Trent is an easy guy to admire. He works at a cool design agency (they have a triforce for a logo and pull it off). He’s got a cool blog that shows off his clean design style with art directed posts and custom headers. Jason Santa Maria calls him on the phone to work on cool projects with fancy new web technologies. I thought I’d try and snag an interview with him to see if some of that cool could rub off on me.
*Chris: A lot of designers, once they have matured, gotten pretty good at what they do, and have made a bit of a name for themselves tend to leave the agency thing behind and do their own thing. Is that what is in store for you as well? From what I can tell, you’re pretty happy at Paravel.
Trent: I can see the appeal behind striking out on one’s own because, for me, Paravel is exactly that, except it’s our own thing- a business I’ve built with Dave Rupert and Reagan Ray. We’ve known each other since high school and have been collaborating for years, even before we formed Paravel full time. There’s something to be said for teams that stick together, perfecting their craft as well as their working relationships. That’s what we’re aiming for because we believe that we do our best work when we’re together, challenging each other.
*Chris: That’s cool that you kind of “work on how you work,” which is certainly an important thing to hone and easy to skip. I enjoy how your business website is an up-to-date and well presented portfolio of projects you’ve done. Is that a part of the process you always make time for? I’ve definitely worked at places before where the business website always came last priority wise when there was client work to be done. Is it a big part of attracting new quality clients?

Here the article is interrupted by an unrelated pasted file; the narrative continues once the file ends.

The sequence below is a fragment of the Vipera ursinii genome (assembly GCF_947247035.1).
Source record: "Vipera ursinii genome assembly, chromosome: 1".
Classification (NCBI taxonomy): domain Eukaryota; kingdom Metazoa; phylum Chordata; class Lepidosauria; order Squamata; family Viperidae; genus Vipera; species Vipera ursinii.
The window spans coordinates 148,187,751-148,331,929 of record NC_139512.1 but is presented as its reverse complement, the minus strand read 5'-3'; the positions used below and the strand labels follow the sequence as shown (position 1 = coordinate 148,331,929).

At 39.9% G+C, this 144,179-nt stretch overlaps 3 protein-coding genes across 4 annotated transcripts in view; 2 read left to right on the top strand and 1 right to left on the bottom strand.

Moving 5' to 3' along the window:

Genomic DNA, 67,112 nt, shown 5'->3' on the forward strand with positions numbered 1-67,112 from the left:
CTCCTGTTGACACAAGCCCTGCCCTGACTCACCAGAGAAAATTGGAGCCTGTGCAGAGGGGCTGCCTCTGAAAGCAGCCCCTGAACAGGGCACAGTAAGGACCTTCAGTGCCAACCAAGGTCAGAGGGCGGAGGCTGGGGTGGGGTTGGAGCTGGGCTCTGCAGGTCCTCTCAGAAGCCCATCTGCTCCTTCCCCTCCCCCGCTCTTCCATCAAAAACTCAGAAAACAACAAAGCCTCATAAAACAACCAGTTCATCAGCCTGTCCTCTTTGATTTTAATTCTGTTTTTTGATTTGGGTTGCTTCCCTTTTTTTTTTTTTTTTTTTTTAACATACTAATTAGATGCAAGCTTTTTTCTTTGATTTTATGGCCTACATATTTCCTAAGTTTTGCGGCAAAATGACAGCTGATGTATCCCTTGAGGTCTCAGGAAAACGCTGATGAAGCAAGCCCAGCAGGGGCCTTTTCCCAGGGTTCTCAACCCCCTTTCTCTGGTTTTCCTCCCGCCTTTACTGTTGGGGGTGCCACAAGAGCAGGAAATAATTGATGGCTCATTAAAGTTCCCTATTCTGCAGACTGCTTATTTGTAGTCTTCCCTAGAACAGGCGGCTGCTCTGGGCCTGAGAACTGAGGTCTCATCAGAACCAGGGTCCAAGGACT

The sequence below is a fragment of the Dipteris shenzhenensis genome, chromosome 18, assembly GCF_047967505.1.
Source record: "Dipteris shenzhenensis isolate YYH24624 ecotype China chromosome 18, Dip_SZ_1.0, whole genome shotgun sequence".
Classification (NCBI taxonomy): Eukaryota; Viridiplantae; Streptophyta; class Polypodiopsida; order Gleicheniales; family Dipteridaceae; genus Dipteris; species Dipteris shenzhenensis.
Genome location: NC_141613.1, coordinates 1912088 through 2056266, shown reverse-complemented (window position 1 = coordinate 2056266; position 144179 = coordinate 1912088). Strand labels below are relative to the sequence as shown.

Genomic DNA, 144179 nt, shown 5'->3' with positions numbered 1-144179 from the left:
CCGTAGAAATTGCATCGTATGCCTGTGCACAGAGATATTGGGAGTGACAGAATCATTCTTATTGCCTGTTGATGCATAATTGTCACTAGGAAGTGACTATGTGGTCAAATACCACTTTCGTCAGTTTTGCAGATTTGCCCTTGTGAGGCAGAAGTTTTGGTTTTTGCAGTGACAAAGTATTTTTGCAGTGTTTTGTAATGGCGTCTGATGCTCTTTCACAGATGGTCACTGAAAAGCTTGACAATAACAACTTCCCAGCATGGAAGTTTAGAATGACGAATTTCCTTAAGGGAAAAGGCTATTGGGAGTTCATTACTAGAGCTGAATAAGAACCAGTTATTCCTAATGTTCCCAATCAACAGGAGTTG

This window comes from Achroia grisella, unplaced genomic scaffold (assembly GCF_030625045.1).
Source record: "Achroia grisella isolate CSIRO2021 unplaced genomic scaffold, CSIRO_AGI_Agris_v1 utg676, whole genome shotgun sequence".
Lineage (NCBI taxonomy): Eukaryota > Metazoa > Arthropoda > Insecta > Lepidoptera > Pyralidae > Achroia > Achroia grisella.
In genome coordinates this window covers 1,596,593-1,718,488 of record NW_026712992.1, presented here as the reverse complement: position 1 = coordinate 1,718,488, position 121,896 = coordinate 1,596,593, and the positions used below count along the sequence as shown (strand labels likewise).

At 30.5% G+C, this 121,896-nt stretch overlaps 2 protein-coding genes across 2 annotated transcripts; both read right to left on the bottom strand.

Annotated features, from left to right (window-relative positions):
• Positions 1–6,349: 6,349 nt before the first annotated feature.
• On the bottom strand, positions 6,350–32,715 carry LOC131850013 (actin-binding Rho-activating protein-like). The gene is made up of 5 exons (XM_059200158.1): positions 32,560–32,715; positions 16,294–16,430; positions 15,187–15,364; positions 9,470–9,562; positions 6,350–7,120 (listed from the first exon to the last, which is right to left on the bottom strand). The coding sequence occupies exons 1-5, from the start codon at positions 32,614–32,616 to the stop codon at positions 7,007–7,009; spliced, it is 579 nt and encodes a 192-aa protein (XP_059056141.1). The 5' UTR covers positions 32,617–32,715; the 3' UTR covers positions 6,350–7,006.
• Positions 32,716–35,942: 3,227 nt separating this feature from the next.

Trent: While we do make time to keep our portfolio current, the main catalyst there is pure excitement. We love what we do and enjoy sharing with clients and friends. I’ve always been impressed with the way Andy Clarke strives to do good work and then talk about it. He’ll write about the process, decisions made along the way, and which current HTML/CSS technologies he implemented and why. Going through an evaluative process like that makes the work valuable beyond the sum of its parts. I’ve certainly learned from reading about another team’s process & experiences, and hopefully the stuff we talk about on the Paravel site and my blog will be helpful to others.
As far as priorities go, being right at the top is making sure that every hour in our workday isn’t blocked out for client work, and that benefits everyone. We get to work on side projects, experiment with CSS, and design & build things that challenge us to improve our skill-sets. It’s fun for us, and I believe that clients appreciate that we’re ready to go when billable hours start.
*Chris: Speaking of clients, cross-browser compatibility is often a new concept for them. Do you have an approach worked out for explaining that to them? I’ve heard some agencies doing things like charging extra for IE 6 support. Does Paravel have any general policies regarding browser support?